The greatest and, perhaps, radical distinction between different men's dispositions for philosophy and the sciences is this, that some are more vigorous and active in observing the differences of things, others in observing their resemblances; for a steady and acute disposition can fix its thoughts, and dwell upon and adhere to a point, through all the refinements of differences, but those that are sublime and discursive recognize and compare even the most delicate and general resemblances; each of them readily falls into excess, by catching either at nice distinctions or shadows of resemblance.

Some dispositions evince an unbounded admiration of antiquity, others eagerly embrace novelty, and but few can preserve the just medium, so as neither to tear up what the correctly laid down, nor to despise the just innovations of the moderns. But his is very prejudicial to the sciences and philosophy, and instead of correct judgment we have but the factions of the ancients and moderns. Truth is not to be sought in the good fortune of any particular conjuncture of time, which is uncertain, but in the light of nature and experience, which is eternal. Such factions, therefore, are to be abjured, and the understanding must not allow them to hurry it on to assent.

The contemplation of nature and of bodies in their individual form distracts and weakens the understanding; but the contemplation of nature and bodies in their general composition and formation stupefies and relaxes it. We have good instance of this in the school of Leucippus and Democritus compared with others, for they applied themselves so much to particulars as almost to neglect the general structure of things, while the others were so astounded while gazing on the structures that they did not penetrate the simplicity of nature. These two species of contemplation must, therefore, be interchanged, and each employed in its turn, in order to render the understanding at once penetrating and capacious, and to avoid the inconveniences we have mentioned, and the idols that result from there.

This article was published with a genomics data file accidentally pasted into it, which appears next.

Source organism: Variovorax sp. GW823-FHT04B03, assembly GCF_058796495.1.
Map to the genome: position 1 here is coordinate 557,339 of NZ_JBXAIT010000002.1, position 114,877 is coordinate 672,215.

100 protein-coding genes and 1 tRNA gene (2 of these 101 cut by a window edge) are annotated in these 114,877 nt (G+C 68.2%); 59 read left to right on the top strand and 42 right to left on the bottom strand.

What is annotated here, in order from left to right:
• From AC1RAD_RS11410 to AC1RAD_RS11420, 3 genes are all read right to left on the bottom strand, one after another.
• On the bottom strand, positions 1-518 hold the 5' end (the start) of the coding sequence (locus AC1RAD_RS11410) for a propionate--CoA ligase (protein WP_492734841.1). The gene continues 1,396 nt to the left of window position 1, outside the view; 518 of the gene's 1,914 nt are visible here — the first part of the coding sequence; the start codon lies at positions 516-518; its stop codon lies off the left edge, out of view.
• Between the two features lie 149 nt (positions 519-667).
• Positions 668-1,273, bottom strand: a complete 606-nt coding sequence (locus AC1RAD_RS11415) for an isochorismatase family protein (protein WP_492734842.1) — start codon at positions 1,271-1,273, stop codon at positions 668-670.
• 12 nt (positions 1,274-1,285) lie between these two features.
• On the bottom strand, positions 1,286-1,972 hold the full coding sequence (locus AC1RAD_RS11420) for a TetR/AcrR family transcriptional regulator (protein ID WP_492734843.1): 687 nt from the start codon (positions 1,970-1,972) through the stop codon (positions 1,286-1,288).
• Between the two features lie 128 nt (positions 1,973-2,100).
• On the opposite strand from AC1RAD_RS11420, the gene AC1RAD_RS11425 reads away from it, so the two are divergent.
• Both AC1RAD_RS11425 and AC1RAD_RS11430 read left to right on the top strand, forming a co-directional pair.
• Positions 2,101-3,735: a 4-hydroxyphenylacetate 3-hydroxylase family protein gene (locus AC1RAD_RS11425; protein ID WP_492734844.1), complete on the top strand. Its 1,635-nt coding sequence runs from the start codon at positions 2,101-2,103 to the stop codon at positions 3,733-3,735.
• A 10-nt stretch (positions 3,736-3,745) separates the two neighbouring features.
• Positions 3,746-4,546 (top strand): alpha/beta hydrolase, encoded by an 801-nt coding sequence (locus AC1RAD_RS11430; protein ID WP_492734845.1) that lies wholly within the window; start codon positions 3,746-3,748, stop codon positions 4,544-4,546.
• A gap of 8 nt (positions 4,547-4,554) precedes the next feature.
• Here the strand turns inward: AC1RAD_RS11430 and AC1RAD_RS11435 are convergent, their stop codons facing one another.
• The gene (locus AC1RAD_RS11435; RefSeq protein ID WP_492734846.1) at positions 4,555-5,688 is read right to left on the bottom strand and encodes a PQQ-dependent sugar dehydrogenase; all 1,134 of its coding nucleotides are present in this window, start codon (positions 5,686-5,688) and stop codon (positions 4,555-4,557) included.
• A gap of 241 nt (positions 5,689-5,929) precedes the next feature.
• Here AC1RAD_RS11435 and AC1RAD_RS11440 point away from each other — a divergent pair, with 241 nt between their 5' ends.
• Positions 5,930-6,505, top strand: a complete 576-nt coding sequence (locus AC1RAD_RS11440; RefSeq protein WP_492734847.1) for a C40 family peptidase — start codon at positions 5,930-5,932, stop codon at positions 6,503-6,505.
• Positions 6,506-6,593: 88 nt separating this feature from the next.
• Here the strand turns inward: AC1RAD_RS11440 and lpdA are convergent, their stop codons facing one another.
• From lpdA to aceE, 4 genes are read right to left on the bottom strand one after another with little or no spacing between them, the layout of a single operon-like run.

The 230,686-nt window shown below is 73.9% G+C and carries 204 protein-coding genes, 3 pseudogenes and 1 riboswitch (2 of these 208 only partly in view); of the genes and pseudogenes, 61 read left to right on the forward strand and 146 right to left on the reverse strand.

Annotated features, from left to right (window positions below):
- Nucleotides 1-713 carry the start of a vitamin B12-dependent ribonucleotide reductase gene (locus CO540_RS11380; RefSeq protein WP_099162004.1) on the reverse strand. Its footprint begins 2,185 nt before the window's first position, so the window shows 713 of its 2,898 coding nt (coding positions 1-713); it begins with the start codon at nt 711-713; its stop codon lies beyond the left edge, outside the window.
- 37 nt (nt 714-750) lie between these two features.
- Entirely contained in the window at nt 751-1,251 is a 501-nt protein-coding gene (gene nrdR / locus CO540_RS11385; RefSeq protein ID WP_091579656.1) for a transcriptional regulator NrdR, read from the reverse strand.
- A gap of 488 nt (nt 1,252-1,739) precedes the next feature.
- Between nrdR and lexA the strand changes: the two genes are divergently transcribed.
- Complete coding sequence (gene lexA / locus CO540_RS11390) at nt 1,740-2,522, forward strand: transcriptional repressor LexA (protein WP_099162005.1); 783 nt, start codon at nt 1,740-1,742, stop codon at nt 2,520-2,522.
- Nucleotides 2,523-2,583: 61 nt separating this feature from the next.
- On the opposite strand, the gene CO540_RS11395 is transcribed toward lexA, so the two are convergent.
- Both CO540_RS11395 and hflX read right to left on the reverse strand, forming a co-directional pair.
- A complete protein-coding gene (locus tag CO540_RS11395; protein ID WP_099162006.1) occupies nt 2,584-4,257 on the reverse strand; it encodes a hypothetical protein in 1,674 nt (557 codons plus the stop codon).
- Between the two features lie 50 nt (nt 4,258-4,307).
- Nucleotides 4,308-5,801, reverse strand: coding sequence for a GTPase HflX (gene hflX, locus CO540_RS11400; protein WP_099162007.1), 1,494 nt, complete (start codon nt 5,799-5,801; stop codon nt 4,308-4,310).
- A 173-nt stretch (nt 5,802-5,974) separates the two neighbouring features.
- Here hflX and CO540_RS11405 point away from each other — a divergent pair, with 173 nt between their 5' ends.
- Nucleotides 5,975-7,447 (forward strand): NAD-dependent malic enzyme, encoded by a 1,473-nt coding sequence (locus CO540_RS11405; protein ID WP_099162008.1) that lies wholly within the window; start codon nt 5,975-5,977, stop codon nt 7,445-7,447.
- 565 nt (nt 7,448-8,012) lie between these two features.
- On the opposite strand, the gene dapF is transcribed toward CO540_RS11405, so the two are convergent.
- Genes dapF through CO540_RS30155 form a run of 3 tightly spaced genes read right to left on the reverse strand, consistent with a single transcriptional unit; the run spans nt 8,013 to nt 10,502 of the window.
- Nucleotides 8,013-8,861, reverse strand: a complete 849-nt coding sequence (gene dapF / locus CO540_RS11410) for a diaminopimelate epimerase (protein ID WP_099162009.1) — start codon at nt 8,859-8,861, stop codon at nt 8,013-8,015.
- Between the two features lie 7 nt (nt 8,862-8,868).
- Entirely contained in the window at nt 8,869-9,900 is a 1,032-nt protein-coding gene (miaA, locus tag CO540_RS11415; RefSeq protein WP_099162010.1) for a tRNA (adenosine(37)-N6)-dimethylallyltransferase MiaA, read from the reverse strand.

Let such, therefore, be our precautions in contemplation, that we may ward off and expel the idols of the den, which mostly owe their birth either to some predominate pursuit, or, secondly, to an excess in synthesis and analysis, or, thirdly, to a party zeal in favor of certain ages, or, fourthly, to the extent or narrowness of the subject. In general, he who contemplates nature should suspect whatever particularly takes and fixes his understanding, and should use so much the more caution to preserve it equable and unprejudiced.

-Francis Bacon